Four Ways to experience Canada
There are many ways to explore and experience a country. Canada, due to its size–by area the second largest country in the world–and diversity, offers more than a few.
At least four different types of experiences provide insight and prompt appreciation for this vast country: Wilderness Canada, Urban Canada, Historical Canada and Regional Canada. The ways and means of appreciating each theme and the type of travel involved vary considerably, and depend on the goals of the traveller. Here is how to get the most out of these experiences.
#1 Wilderness Canada
With over 80% of Canada uninhabited, the country is still largely wilderness, and it is often the escape from urban sprawl that draws visitors to Canada. Mountains, forest, lakes and rivers, Arctic tundra and sparse transportation networks separate its people, confining most of them to a 100 mile ribbon along the United States border. But they also open up vast opportunities for those who appreciate the isolation and beauty these geographic realities provide.
Those who love active wilderness adventures such as paddle trips, backpacking treks, white-water rafting on churning rivers, mountain-climbing, sea kayaking excursions, and hunting and fishing safaris; or more passive ventures like birding and photography pursuits, wildlife viewing, mountain-top or waterfall vista chasing, will find adventure-specific outfitters ready to cater to almost every imaginable sub-specialty. Some outfitters are, to be sure, themselves remote, perhaps necessitating fly-in, but that only fore-shadows the experiences to follow. Others are more easily accessed.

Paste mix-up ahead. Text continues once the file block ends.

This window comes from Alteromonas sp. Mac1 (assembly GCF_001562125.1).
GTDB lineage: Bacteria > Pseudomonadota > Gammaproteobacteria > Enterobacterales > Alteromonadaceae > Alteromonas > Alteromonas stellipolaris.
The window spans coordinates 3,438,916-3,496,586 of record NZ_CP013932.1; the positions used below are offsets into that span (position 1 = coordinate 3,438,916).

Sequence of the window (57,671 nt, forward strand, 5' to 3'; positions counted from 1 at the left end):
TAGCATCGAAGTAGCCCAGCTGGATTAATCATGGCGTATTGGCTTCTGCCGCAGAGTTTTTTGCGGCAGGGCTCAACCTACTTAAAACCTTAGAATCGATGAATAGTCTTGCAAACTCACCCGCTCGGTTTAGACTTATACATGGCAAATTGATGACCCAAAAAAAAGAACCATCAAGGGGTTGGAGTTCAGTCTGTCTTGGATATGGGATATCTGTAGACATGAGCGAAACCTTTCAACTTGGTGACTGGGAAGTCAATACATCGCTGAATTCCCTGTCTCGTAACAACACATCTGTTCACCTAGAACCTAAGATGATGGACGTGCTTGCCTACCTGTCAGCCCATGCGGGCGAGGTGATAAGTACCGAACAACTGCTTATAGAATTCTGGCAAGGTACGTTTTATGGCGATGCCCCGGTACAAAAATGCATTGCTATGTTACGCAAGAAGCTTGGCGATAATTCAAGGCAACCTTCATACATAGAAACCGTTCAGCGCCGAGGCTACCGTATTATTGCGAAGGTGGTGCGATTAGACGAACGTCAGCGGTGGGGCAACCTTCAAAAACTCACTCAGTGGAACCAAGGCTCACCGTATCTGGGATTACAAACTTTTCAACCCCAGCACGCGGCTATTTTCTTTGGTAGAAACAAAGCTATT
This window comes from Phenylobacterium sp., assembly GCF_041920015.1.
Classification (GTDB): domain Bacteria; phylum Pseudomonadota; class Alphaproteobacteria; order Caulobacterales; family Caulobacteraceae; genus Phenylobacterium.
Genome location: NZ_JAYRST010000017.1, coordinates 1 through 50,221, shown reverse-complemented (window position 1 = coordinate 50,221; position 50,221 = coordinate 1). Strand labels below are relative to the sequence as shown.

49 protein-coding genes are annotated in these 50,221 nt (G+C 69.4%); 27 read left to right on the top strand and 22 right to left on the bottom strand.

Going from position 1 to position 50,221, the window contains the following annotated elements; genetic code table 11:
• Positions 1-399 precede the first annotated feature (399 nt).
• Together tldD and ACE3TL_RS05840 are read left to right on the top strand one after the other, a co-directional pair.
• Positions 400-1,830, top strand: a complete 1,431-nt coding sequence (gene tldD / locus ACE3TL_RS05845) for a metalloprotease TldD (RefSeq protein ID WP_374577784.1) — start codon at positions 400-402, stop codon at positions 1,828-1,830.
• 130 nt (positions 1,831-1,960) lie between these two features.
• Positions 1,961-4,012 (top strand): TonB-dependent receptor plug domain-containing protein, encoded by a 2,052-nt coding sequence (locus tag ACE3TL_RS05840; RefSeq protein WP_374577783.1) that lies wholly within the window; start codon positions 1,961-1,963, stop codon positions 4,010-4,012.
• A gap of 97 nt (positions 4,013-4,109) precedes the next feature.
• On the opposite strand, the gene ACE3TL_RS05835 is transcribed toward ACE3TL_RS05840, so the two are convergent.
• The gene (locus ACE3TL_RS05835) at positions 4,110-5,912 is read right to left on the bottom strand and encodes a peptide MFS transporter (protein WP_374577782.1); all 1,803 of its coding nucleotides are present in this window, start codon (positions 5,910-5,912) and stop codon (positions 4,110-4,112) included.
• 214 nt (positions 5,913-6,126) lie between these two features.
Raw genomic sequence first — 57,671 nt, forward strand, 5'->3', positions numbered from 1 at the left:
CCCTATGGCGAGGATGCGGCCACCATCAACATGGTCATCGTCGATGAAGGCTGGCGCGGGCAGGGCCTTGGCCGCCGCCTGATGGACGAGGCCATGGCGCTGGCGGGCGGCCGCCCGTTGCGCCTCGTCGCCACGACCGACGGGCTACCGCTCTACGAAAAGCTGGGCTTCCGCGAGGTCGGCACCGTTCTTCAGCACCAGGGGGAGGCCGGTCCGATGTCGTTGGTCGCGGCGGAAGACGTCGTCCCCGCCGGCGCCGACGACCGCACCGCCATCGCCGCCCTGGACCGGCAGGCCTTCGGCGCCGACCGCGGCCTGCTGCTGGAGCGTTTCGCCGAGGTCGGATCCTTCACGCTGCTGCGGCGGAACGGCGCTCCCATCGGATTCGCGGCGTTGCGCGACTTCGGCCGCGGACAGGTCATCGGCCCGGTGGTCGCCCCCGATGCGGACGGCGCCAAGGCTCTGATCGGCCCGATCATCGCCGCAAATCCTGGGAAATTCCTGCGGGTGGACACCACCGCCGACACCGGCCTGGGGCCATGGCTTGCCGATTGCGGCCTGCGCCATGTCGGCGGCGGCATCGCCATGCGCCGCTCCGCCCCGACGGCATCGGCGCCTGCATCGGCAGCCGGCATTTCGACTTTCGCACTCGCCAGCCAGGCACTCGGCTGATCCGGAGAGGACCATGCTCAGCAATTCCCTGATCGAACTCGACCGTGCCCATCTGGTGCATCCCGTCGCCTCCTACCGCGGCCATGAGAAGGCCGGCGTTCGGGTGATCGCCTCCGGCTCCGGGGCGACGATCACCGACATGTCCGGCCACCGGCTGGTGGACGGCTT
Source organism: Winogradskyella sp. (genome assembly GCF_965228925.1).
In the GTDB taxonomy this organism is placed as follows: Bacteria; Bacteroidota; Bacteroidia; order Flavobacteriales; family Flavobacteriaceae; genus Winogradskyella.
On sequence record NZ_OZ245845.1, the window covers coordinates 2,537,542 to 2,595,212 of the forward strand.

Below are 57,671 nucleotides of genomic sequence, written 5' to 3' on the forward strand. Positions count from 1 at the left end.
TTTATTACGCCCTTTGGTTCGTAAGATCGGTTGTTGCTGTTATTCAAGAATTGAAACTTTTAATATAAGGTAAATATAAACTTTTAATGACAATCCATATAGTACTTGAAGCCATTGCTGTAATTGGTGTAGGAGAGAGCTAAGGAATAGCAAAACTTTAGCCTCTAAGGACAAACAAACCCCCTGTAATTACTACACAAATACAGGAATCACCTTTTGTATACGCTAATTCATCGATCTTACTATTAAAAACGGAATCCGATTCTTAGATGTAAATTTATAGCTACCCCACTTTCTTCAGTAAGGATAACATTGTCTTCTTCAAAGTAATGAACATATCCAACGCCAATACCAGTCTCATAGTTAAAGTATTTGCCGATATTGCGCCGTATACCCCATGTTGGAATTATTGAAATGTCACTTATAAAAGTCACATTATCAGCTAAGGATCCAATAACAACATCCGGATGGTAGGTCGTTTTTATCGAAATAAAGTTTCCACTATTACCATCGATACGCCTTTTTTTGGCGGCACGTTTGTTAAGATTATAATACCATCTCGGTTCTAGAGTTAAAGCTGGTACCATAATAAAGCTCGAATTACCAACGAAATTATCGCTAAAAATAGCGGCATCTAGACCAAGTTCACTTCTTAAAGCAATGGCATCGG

Less focused travelers will find packaged tour companies, like West Adventures, that offer an exposure to a broader range of these experience, without the deep dive into any specific one. It’s a great way to appreciate the wilderness escape from urban crowding, get active in the great outdoors, and drink in the grand vistas that Canada’s diverse geography provides.
Travel to experience wilderness Canada will be by road (think bus or RV), back-roads (think 4×4), canoe, raft, foot, kayak, horseback and, perhaps, small aircraft.
#2 Urban/cultural Canada
For another type of traveller, urban diversity is more appealing than wilderness appreciation. And despite its relative youth and dearth of large cities, Canada does showcase considerable urban and cultural diversity.
Atlantic Canada, with it sea-faring history and culture offers the cities of St John’s, Newfoundland (where you’ve got to get “screeched in” and “kiss the cod,”) and Halifax, the historic gateway for European immigration to Canada. Quebec City, on the other hand, is all about the French culture and history of Canada, while it’s near neighbour, Montreal, is a liberal cosmopolitan mix of the French and English, Canada’s two founding nations. Toronto and Calgary are Canada’s dominant business centres but with vastly different urban cultures. Toronto is a world-class primate city, with most of the country’s urban superlative attractions, from arts to sports to ethnic enclaves, while Calgary has a more laid-back, western feel, its attraction also due to its umbilical connection to the Rocky Mountains. Then there’s Vancouver, with its multicultural and environmental vibe, perched in one of the most beautiful natural settings on the planet. Add Ottawa, Canada’s capital, Winnipeg, the historic and transportation gateway to the West, and Edmonton, the largest city in the world at such a northern latitude (whose football team is aptly named, the “Eskimos”–go figure), and you’ve got more urban diversity than most visitors can see in a season.